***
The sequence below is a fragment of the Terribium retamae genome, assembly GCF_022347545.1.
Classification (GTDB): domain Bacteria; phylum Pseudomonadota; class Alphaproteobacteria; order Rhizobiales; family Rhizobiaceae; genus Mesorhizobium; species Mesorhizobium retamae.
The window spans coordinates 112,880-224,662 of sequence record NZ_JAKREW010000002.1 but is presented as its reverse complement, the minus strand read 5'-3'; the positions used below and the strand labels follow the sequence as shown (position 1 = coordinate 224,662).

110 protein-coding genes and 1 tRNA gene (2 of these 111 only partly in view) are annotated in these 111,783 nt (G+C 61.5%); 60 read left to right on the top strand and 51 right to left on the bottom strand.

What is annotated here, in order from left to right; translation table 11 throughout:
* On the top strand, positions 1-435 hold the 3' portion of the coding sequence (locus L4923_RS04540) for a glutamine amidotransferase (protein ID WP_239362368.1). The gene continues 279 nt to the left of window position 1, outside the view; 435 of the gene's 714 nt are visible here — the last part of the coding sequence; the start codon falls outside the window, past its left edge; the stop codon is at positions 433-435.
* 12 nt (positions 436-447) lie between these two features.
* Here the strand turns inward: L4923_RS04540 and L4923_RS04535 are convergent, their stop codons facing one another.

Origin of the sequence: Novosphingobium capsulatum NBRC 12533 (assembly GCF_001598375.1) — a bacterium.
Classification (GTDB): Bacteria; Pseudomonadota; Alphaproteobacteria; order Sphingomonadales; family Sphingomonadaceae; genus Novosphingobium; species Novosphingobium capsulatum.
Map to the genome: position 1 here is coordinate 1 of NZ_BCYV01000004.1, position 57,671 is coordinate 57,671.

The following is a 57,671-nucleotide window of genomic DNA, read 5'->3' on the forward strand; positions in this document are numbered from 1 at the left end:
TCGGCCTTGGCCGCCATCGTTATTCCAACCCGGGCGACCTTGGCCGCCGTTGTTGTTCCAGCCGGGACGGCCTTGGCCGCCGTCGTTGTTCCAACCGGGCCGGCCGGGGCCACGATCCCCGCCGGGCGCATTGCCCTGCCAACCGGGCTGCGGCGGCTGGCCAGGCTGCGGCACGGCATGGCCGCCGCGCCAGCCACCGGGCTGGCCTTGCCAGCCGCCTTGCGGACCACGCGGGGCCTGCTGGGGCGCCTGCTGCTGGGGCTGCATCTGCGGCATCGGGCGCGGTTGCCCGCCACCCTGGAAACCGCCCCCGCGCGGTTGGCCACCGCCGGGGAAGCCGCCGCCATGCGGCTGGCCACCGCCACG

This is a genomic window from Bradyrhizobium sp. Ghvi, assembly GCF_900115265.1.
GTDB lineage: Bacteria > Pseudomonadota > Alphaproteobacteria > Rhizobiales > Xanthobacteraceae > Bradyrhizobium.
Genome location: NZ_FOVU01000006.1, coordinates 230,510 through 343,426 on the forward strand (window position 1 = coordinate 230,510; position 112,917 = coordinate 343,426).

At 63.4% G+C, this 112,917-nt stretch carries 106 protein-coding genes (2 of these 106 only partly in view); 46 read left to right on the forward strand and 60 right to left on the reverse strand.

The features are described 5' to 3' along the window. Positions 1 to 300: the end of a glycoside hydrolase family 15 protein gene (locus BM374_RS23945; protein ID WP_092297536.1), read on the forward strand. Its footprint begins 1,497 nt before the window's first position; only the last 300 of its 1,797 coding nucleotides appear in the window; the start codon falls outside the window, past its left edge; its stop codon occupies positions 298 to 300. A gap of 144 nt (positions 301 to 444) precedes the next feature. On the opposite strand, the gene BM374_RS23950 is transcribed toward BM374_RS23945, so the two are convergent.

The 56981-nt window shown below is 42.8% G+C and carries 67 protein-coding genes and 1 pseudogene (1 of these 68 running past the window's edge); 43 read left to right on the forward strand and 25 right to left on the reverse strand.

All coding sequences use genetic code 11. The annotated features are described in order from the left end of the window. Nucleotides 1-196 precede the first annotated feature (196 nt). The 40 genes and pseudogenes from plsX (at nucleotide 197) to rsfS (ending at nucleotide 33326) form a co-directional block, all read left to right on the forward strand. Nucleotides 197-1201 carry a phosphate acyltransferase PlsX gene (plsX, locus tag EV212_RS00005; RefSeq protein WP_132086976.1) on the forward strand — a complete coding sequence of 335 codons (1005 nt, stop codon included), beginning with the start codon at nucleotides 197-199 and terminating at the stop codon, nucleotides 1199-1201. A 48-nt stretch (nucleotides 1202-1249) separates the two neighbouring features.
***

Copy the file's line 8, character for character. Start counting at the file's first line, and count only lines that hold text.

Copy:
* Here the strand turns inward: L4923_RS04540 and L4923_RS04535 are convergent, their stop codons facing one another.